Ceviche vs Lima - Peruvian cuisine

The small plate dining restaurant Ceviche was perhaps the first to introduce Peruvian food to the mainstream in London. The cappuccino like pisco sours, the citrus soaked ceviches in many variations freshly made at the ceviche bar and the delicious corn cakes. Now with another Peruvian restaurant opened last week at Fitzrovia how will Lima compare to Ceviche?  Read on to find out!

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Round 1 - The vibe

Cevichebusy and buzzing at both the restaurant and the ceviche bar. You can order any number of dishes to share or sit at the bar to watch how ceviches are made from scratch. It’s exciting all the time and 100% Soho. It can be hard to book and is normally quite noisy. 

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Limalike a modern British restaurant, standard 3 course for each person. Bright lights in a white dining room with large mirrors showing every pimple on my face type of brightness (maybe it’s better for dinner..!) and there is extra noise from the semi-open kitchen. It’s also a very casual restaurant but is quite expensive to be this casual. 

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—————————————-WINNER - CEVICHE ——————————————

Round 2 - The food

Cevichetons of options, the ceviche section alone has over 7 varieties. Because it’s small plate dining, lots of dishes can be ordered to get a good understanding of Peruvian food. The signature dish ceviche is much stronger than the one at Lima, with stronger acidic flavours (some dislike it, but I love it). I’m also a huge fan of Peruvian corn cake which is not available in Lima.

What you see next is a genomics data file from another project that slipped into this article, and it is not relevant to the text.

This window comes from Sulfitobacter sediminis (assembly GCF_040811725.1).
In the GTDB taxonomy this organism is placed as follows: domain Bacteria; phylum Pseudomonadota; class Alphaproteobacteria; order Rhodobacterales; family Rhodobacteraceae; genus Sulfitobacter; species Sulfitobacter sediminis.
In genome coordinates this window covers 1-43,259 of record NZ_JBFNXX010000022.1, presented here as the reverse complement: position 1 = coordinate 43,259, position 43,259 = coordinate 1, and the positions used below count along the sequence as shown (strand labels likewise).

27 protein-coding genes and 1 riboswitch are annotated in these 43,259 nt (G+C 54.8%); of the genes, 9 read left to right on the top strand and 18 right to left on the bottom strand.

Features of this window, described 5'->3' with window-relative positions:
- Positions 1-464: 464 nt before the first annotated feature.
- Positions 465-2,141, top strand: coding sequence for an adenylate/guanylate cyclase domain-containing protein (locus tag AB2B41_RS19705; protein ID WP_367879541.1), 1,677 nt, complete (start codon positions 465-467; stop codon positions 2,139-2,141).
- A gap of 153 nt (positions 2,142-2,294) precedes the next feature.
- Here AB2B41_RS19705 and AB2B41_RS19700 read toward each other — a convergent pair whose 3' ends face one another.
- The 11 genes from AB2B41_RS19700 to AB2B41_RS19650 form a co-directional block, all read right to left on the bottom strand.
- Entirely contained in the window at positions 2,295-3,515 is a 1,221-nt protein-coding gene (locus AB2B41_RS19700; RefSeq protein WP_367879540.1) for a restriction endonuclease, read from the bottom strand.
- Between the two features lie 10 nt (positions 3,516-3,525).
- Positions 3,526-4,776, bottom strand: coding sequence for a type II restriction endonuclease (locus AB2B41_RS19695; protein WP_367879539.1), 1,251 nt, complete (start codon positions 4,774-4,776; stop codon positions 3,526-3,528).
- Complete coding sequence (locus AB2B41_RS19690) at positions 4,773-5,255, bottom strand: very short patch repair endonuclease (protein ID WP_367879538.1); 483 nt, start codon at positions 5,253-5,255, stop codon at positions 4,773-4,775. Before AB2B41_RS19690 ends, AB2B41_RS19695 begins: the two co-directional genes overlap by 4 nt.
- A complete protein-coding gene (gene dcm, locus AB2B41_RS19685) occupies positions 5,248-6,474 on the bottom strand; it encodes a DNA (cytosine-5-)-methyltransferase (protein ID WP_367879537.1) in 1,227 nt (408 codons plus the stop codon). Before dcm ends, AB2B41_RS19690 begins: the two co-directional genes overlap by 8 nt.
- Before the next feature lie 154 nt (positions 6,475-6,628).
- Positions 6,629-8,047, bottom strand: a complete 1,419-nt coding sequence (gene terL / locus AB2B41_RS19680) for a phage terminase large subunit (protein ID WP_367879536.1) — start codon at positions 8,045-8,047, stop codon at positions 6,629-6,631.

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Limastandard 3 course menu with about 15 dishes in total to choose from. The dish ceviche tasted rather bland and the main course of lamb was dry. Overall it’s too similar to the dishes at Gastropubs than distinctively Peruvian. 

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—————————————-WINNER - CEVICHE ——————————————

Round 3 - The pisco sour

Ceviche - more than a third of the pisco sour is frothed egg white, tasted like an extra creamy cappuccino. Since there is no other drink like this in London, it was pretty memorable plus delicious to drink. The restaurant has a lengthy list of different flavoured pisco sours to choose from, menu can be found here.

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Lima -the texture is not as creamy as Ceviche because the creamed layer was only about 1/8th of the drink and a bit flat but flavour was quite similar.

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—————————————-WINNER - CEVICHE ——————————————

Round 4 - The cost

Ceviche - each person is recommended to order 3 to 7 dishes because the sizes are small. With this in mind, our last visit billed about £31pp with two pisco sours. It’s cheaper than Lima and for the same price, you can eat more dishes. 

Lima - dishes are not shared and it’s the traditional 3 courses per person. With about £38pp and only 1 pisco sour ordered, it’s more expensive than Ceviche. 

—————————————-WINNER - CEVICHE ——————————————

Summary

Cevichethis great Soho restaurant has done amazingly well at introducing Peruvian dishes to London. Authenticity aside, Londoners now know a drink can be made with egg white and frothed up to a cappuccino texture and still taste amazing. The small dining theme suits Soho really well and the restaurant itself is well decorated to give that trendy yet foreign atmosphere. The food is very good, especially the Peruvian corn cakes and strong acidic flavour of ceviches. But if these don’t suit you, the extensive menu will surely have something to offer. 
Lima this new restaurant is too similar to a modern British restaurant/gastropub and the short menu doesn’t give that foreign vibe either. You can understand most of the menu well apart from the few unusual Peruvian ingredients in some dishes. The flavours are not as distinctive and some dishes certainly require refinement. It’s also a casual restaurant but with a heavy price tag close to £40 a person you may think twice about giving someone who wants a casual dinner a recommendation. £40pp is too expensive to fill the casual dining mark, but the theme doesn’t suit a high end fine dining style either. 
Overall: 
—————————————-WINNER - CEVICHE ——————————————

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